"apparent to us that as supply of video content rises, value will shift from content producers to aggregators and packagers of content that can best aid users in finding content that fits their specific interests".

Of course, APML as a way of describing user interests, and Particls as a way of filtering and alerting users about new, personally relevant content, are both key technology pieces to this new media 2.0 reality.

Defining Social Media

Added on by Chris Saad.
Brian Solis (fellow Media 2.0 Workgroup member) writes about working together to define Social Media once and for all. I agree that it is well overdue!

He writes:
Social Media is, at its most basic sense, a shift in how people discover, read, and share news and information and content. It's a fusion of sociology and technology, transforming monologue (one to many) into dialog (many to many.)

It is an evolving phenomenon that has captivated some, intrigued others, and is feared and underestimated by many. But if you're new to this discussion, where do you go to learn about the basis for Social Media or simply its definition? The current "go to" reference is Wikipedia, and as I mentioned in previous posts, it is misleading, incomplete, and uninformative.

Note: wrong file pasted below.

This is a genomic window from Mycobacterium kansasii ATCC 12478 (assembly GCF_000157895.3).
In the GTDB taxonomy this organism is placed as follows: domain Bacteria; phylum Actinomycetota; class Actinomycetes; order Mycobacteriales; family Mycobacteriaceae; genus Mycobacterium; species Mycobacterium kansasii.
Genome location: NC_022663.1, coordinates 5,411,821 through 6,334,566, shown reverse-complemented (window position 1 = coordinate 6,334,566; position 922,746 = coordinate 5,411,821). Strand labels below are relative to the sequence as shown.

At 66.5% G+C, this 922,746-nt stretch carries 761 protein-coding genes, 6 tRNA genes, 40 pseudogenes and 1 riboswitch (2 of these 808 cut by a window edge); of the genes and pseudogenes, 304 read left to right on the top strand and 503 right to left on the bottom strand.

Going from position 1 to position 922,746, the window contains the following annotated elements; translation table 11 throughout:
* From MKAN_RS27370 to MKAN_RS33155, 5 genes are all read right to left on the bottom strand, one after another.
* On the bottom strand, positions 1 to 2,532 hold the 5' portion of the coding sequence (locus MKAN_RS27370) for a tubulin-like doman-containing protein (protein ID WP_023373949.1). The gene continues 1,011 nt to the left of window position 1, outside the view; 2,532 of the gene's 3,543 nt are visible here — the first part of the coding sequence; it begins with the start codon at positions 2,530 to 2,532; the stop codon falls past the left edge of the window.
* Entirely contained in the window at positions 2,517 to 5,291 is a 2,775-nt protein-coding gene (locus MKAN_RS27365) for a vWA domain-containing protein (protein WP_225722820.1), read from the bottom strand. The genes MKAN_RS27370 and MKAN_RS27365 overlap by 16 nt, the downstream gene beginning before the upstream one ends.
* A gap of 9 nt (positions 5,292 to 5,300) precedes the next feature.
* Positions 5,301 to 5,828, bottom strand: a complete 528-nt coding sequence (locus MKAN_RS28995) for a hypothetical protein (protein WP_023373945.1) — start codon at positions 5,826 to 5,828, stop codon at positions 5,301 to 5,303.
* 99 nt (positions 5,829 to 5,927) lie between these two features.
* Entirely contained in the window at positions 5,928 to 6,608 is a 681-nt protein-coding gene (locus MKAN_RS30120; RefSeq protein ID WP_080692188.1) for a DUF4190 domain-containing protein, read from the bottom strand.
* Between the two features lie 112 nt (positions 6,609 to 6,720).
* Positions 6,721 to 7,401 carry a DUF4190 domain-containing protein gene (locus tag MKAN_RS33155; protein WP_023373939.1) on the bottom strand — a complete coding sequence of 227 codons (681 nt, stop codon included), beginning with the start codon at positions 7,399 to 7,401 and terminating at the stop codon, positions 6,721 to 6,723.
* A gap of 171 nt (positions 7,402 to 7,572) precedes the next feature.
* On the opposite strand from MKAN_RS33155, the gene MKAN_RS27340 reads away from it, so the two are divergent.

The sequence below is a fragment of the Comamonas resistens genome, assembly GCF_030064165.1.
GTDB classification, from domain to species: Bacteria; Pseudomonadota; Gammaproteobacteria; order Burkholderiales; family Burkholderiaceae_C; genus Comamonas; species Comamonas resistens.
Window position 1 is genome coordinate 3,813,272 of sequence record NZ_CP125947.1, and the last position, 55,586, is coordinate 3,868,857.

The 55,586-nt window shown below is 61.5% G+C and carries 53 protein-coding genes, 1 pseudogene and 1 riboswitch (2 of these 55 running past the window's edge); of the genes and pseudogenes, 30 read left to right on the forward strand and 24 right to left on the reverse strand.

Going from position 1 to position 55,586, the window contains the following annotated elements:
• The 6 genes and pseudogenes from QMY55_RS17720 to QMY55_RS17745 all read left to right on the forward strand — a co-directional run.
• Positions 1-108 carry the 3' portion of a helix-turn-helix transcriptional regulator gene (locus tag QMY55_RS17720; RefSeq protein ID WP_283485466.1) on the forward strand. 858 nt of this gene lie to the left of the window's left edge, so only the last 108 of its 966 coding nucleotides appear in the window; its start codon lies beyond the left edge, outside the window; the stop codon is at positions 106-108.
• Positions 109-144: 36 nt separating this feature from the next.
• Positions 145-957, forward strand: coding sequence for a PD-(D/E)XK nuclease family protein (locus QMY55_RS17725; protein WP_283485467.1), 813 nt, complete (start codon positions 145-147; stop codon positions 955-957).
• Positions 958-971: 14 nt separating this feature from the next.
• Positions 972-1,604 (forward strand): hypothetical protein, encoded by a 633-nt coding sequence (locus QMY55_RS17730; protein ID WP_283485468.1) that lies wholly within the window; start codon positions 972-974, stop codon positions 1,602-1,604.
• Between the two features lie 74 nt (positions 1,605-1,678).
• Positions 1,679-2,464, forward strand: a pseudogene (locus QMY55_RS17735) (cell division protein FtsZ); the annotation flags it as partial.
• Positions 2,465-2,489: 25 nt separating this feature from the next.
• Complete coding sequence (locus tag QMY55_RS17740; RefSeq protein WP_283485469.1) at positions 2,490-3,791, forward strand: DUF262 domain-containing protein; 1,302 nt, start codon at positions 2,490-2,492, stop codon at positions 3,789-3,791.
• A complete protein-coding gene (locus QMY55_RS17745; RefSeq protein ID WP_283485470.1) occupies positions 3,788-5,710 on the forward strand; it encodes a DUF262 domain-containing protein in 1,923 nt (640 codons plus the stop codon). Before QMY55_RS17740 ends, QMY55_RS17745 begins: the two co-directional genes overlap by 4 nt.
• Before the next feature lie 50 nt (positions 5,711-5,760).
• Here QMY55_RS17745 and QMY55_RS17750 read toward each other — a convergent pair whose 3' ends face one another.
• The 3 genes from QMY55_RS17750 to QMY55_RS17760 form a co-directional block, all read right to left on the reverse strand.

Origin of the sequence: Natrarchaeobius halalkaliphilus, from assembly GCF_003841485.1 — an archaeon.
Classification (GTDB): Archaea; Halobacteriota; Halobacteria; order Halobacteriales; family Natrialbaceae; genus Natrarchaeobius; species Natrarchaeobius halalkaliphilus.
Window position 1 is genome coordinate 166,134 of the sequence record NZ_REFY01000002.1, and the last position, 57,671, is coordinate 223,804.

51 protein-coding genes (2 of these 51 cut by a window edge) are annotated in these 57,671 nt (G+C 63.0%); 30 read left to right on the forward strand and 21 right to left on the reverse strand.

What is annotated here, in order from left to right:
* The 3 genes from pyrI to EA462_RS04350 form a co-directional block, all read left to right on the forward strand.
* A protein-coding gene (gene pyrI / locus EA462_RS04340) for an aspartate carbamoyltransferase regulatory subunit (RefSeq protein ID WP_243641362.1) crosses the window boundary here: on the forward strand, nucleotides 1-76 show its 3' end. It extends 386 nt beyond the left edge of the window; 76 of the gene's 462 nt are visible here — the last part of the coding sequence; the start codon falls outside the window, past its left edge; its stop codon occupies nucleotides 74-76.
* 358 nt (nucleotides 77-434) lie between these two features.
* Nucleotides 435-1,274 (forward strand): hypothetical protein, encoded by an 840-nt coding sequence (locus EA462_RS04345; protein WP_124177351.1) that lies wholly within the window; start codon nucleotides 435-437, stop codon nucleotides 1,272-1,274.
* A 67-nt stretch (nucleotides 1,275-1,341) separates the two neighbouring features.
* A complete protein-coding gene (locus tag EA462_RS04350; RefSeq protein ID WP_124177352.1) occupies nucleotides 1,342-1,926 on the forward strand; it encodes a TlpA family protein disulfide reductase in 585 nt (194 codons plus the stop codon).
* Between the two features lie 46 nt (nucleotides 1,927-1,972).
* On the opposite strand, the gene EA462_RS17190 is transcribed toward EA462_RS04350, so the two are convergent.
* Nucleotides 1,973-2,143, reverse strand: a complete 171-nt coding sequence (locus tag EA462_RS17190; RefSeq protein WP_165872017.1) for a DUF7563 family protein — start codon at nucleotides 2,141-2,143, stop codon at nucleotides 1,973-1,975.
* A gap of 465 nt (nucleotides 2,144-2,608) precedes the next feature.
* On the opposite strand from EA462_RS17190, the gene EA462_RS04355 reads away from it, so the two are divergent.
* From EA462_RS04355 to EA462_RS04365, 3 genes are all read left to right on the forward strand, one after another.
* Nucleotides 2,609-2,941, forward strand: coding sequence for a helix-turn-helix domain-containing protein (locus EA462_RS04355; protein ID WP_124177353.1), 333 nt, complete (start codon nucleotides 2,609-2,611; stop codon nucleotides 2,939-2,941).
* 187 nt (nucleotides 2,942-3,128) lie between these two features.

He goes on to say:

There are many of us who have spent the last year defining and defending Social Media as a legitimate classification for new media as well as documenting the tools that facilitate the socialization of content, including Stowe Boyd, Robert Scoble, Jay Rosen, Chris Heuer, Jeremiah Owyang, Shel Israel, Todd Defren, Brian Oberkirch, Chris Saad, Jerry Bowles, Marianne Richmond, JD Lasica, Rohit Bhargava, Jeremy Pepper, Greg Narain, et al. However, we always seem to run around in circles defining it and re-defining it, over and over again.